What corporate law can teach us about impeachment

What corporate law can teach us about impeachment
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If you believe the several law professors who testified before the House Judiciary Committee, it is a “high crime or misdemeanor” for a president to call for an investigation of a political rival. Harvard professor Noah Feldman declared: “The abuse of power occurs when the president uses his office for personal advantage or gain.”

This argument is too rich. Every time the president acts it is in part for their personal gain. If serving one’s own purposes were impeachable, politicians would be out of business. If it was forbidden to investigate other politicians, it would open up massive loopholes. After all, the Obama Administration investigated then-candidate Trump. The key question, which is being ignored in the impeachment proceedings, is how do we sort between decisions that are purely selfish and those that are not?

One approach can be found in the law’s treatment of another type of chief executive — the corporate CEO. Any corporate decision might serve the CEO’s personal interests, the company’s interests, or both. Most CEO decisions are not reviewable, because it is thought that what benefits the CEO flows from what benefits the company. Making profits may cause the CEO’s pay to rise, but this is good for everyone. But there are checks on CEOs — directors, shareholders, and, of course, the stock price.

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What goes for CEOs goes for presidents, too. Lowering unemployment, making peace, and improving the operation of government programs are unobjectionable, even though they may be undertaken in part to help bolster reelection chances. There is no rule that the president actually believes these things are in the public interest. In fact, the president may do them solely to be reelected — for his or her personal gain.

But, in both the corporate and political worlds, there are cases in which special rules are justified when there is a direct conflict of interest. The canonical corporate law case is Bayer v. Beran from New York in 1944. The CEO had the company hire his wife to be the lead in its new advertising campaign. Objectors claimed that no other CEO would have hired her, and therefore the contract should have been void. The CEO in that case stood on both sides of the transaction in a way that another CEO would not have.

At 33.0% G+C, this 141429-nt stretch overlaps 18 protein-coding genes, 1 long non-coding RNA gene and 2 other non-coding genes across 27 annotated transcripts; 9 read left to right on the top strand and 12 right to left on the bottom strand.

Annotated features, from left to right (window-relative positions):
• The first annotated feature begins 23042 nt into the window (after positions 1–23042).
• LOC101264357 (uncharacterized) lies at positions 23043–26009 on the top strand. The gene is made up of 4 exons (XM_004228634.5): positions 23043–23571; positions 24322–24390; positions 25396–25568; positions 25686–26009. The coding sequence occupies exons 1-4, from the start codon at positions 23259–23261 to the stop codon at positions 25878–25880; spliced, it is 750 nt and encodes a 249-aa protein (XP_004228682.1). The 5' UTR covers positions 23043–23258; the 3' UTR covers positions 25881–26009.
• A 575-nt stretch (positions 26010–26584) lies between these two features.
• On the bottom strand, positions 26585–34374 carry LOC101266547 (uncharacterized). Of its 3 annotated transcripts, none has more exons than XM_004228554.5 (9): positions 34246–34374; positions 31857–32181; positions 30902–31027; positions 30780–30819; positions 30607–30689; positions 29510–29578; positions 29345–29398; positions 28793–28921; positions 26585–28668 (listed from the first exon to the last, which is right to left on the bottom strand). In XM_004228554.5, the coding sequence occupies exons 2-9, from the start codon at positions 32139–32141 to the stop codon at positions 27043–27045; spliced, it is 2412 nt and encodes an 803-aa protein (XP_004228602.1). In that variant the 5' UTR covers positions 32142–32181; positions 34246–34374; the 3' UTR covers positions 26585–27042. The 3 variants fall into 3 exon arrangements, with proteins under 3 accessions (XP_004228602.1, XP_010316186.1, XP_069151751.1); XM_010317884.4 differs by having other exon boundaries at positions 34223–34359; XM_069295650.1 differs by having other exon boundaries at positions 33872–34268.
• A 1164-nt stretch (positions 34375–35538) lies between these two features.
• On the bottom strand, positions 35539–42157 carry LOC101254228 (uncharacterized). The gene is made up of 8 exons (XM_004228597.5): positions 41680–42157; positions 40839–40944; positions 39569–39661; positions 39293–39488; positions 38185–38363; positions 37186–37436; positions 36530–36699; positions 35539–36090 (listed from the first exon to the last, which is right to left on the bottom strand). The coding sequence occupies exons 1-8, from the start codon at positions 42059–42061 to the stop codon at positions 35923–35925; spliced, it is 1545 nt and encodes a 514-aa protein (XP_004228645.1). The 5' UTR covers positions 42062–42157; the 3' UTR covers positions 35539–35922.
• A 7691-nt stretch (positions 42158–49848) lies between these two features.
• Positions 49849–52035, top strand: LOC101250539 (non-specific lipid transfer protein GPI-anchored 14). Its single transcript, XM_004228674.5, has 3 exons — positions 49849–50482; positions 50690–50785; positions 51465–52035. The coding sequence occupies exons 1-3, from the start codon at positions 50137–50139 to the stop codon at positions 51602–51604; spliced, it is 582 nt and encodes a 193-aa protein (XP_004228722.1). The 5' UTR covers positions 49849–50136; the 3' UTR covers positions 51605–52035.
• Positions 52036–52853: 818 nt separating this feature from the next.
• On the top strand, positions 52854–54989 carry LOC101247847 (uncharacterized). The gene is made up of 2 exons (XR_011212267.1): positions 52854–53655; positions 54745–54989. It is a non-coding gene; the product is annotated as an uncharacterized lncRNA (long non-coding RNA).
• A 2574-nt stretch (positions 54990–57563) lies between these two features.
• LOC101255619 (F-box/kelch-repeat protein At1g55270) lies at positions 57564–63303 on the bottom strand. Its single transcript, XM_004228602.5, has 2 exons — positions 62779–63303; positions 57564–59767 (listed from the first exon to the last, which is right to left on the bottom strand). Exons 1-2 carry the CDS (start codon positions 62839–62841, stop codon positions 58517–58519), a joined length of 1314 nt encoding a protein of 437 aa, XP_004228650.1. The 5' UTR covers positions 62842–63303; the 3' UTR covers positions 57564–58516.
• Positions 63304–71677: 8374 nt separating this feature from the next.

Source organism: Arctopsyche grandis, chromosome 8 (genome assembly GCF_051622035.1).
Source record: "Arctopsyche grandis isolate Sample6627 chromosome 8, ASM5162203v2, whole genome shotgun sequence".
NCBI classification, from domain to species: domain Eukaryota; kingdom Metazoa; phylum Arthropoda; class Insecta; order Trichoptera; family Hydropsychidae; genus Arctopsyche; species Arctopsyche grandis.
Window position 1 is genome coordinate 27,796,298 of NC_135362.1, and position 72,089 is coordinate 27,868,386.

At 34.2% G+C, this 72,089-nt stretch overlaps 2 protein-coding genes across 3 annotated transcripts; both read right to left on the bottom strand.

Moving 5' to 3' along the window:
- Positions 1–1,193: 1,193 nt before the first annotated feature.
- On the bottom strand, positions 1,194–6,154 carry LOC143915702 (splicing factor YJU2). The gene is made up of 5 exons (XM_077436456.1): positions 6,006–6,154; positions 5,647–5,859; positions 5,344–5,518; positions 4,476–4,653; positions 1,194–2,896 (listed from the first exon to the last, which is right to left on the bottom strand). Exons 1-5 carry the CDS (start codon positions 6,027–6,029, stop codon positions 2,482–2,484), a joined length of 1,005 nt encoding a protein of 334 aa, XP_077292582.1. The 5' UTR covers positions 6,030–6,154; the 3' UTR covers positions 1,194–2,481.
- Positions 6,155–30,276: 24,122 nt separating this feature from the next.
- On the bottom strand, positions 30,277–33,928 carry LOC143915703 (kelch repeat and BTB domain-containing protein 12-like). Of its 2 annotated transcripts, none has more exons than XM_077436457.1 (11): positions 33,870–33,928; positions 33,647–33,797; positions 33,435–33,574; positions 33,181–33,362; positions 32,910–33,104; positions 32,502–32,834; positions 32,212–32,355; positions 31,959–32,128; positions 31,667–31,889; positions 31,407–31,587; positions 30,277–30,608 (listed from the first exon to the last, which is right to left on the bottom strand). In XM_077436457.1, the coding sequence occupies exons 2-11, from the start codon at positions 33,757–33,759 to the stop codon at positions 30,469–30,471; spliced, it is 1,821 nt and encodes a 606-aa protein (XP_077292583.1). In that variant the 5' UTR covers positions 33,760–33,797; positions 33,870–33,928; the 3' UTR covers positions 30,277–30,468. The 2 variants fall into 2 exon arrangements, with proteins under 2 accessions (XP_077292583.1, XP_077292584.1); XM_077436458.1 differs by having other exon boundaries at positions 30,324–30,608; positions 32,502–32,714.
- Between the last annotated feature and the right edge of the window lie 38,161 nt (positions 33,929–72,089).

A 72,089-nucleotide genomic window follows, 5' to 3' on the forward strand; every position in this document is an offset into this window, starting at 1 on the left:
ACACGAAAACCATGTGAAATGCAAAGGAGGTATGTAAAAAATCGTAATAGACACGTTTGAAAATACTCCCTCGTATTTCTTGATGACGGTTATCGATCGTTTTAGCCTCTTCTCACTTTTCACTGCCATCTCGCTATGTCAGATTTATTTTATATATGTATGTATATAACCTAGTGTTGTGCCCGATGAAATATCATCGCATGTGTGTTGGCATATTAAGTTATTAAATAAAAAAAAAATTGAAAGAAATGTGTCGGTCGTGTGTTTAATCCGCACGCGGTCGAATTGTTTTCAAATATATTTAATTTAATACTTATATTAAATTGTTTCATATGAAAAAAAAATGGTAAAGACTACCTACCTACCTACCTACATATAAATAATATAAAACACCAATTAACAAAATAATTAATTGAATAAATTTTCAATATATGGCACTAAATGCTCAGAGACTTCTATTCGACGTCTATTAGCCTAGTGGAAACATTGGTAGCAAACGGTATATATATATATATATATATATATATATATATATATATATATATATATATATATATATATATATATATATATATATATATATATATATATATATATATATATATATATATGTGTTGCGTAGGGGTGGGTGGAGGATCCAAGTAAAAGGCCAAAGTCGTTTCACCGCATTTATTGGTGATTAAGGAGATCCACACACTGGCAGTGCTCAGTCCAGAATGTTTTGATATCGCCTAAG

The old rule was that these deals were forbidden. CEOs could not engage in “interested-party transactions” — the risk of self-dealing was simply too great. Those stating that the president may never investigate a political rival are advocating such a blanket rule.

But this rule was overbroad in the corporate world, and is so in the political world as well. An outright ban would prevent deals obviously beneficial to the company — the CEO’s spouse might be the best choice. In the political context, it simply cannot be that a president can never investigate a rival. After all, if the Bidens were involved in corrupt dealings in Ukraine, the U.S. government, led by Mr. Trump, should get to the bottom of it; however, he should not investigate them solely to discredit them.

There is a way forward, drawing from the corporate law analog. Congress should use its impeachment power to pass a law requiring the president to be recused in cases involving direct political rivals, with the penalty being having to bear the burden of proof in any Senate trial — that is, having to show that the investigation was in the interests of the United States. Putting the onus on the president would not only make conviction more likely in some cases, but also give the president the incentive to turn the matter to disinterested prosecutors in the first place.

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CEO transactions tainted by self-interest are now permissible, but only if they comply with this type of procedural protection. The primary way to insulate an interested transaction is through disclosure to and approval by a disinterested majority of the board of directors. In the corporate case, if disclosure is not made and the action not approved by disinterested parties, the burden falls on the corporation to prove to a court that the transaction was “fair” to the corporation. In Bayer, the corporation satisfied this by showing that the CEO’s spouse was qualified and didn’t earn an outsized fee.

The president does not work for a board of directors, so applying this to decisions to investigate is not straightforward. But the essence of the requirement is disclosure of the conflict and approval by a second set of eyes.

Had the president publicly announced an intent to look into the Bidens and perhaps recused himself in the spirit of this corporate law rule, there would have been less concern. Mr. Trump could have raised the issue with the Ukrainian president — who, after all, may have better access to information about dealings in Ukraine — and then announced it publicly.

Political pressure might be enough to constrain the worst behavior. But the rules should encourage the president to have someone in the Justice Department handle the matter independently after he raises it.

If Congress tweaks the burden of proof in impeachment cases, a future president contemplating an investigation of a rival would think instead about hiring someone with bi-partisan credibility and impeccable ethics to lead the charge. In that way, we can ensure the laws are enforced without letting presidents use the law as a political cudgel.

M. Todd Henderson is a law professor at the University of Chicago and the author of “The Trust Revolution: How the Digitization of Trust Will Revolutionize Business and Government.”